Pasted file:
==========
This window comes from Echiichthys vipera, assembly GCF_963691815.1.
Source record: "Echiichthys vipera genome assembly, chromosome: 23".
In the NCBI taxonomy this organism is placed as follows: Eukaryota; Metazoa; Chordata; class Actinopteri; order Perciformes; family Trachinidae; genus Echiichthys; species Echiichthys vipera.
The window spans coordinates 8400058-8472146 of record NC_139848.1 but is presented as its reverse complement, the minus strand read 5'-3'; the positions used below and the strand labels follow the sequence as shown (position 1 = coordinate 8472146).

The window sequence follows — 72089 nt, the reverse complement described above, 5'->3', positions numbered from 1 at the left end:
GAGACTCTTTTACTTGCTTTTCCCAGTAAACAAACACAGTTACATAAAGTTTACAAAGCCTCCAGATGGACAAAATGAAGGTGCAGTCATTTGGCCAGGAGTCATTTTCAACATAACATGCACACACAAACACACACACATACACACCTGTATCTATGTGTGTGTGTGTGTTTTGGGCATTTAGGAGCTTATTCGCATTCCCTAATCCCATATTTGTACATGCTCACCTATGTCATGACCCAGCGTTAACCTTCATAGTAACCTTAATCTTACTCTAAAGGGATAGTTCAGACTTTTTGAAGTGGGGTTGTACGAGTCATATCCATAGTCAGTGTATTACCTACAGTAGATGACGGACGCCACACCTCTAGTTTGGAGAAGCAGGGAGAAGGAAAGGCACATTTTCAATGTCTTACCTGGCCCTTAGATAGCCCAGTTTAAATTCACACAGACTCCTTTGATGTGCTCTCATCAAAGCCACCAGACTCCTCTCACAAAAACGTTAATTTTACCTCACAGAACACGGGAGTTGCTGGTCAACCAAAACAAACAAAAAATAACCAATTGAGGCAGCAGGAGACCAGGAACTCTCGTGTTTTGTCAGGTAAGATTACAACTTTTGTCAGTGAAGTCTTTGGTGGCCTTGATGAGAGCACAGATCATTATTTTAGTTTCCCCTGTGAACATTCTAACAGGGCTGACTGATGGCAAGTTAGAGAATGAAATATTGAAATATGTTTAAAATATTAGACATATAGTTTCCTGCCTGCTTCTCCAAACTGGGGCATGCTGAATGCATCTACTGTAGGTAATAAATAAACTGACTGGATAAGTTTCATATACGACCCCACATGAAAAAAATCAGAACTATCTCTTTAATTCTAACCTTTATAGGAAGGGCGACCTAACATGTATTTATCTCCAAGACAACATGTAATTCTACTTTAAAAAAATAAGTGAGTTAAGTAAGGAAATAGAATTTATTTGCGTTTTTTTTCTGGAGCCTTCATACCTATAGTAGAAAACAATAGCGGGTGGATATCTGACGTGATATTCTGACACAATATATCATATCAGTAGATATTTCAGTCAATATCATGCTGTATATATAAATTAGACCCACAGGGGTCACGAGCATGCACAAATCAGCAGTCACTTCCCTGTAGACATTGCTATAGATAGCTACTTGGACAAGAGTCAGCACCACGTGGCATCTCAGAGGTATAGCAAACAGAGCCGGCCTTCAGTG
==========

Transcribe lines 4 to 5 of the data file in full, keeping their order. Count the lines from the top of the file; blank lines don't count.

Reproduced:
The window spans coordinates 8400058-8472146 of record NC_139848.1 but is presented as its reverse complement, the minus strand read 5'-3'; the positions used below and the strand labels follow the sequence as shown (position 1 = coordinate 8472146).

The window sequence follows — 72089 nt, the reverse complement described above, 5'->3', positions numbered from 1 at the left end: